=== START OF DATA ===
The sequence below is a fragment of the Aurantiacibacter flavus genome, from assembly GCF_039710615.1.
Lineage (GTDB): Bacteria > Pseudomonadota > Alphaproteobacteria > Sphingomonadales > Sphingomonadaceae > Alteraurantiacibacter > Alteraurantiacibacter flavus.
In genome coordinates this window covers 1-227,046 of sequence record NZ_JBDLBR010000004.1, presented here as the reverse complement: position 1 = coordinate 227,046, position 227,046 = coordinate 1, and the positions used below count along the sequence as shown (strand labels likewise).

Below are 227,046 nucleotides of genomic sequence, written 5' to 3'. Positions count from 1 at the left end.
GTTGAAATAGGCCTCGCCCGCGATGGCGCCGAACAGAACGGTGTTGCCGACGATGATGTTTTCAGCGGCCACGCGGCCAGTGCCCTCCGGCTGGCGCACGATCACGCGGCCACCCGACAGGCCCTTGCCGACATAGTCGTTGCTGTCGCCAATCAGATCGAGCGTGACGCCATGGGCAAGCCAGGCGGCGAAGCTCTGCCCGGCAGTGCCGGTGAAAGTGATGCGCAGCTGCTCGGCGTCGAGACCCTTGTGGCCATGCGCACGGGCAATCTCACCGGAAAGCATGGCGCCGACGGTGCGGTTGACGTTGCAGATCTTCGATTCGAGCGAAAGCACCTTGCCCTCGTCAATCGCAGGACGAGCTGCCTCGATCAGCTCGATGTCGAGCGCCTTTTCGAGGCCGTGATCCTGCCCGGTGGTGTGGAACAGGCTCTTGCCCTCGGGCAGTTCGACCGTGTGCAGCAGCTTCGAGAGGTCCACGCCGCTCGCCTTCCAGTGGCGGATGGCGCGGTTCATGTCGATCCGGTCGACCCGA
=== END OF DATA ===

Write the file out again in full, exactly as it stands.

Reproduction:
The sequence below is a fragment of the Aurantiacibacter flavus genome, from assembly GCF_039710615.1.
Lineage (GTDB): Bacteria > Pseudomonadota > Alphaproteobacteria > Sphingomonadales > Sphingomonadaceae > Alteraurantiacibacter > Alteraurantiacibacter flavus.
In genome coordinates this window covers 1-227,046 of sequence record NZ_JBDLBR010000004.1, presented here as the reverse complement: position 1 = coordinate 227,046, position 227,046 = coordinate 1, and the positions used below count along the sequence as shown (strand labels likewise).

Below are 227,046 nucleotides of genomic sequence, written 5' to 3'. Positions count from 1 at the left end.
GTTGAAATAGGCCTCGCCCGCGATGGCGCCGAACAGAACGGTGTTGCCGACGATGATGTTTTCAGCGGCCACGCGGCCAGTGCCCTCCGGCTGGCGCACGATCACGCGGCCACCCGACAGGCCCTTGCCGACATAGTCGTTGCTGTCGCCAATCAGATCGAGCGTGACGCCATGGGCAAGCCAGGCGGCGAAGCTCTGCCCGGCAGTGCCGGTGAAAGTGATGCGCAGCTGCTCGGCGTCGAGACCCTTGTGGCCATGCGCACGGGCAATCTCACCGGAAAGCATGGCGCCGACGGTGCGGTTGACGTTGCAGATCTTCGATTCGAGCGAAAGCACCTTGCCCTCGTCAATCGCAGGACGAGCTGCCTCGATCAGCTCGATGTCGAGCGCCTTTTCGAGGCCGTGATCCTGCCCGGTGGTGTGGAACAGGCTCTTGCCCTCGGGCAGTTCGACCGTGTGCAGCAGCTTCGAGAGGTCCACGCCGCTCGCCTTCCAGTGGCGGATGGCGCGGTTCATGTCGATCCGGTCGACCCGA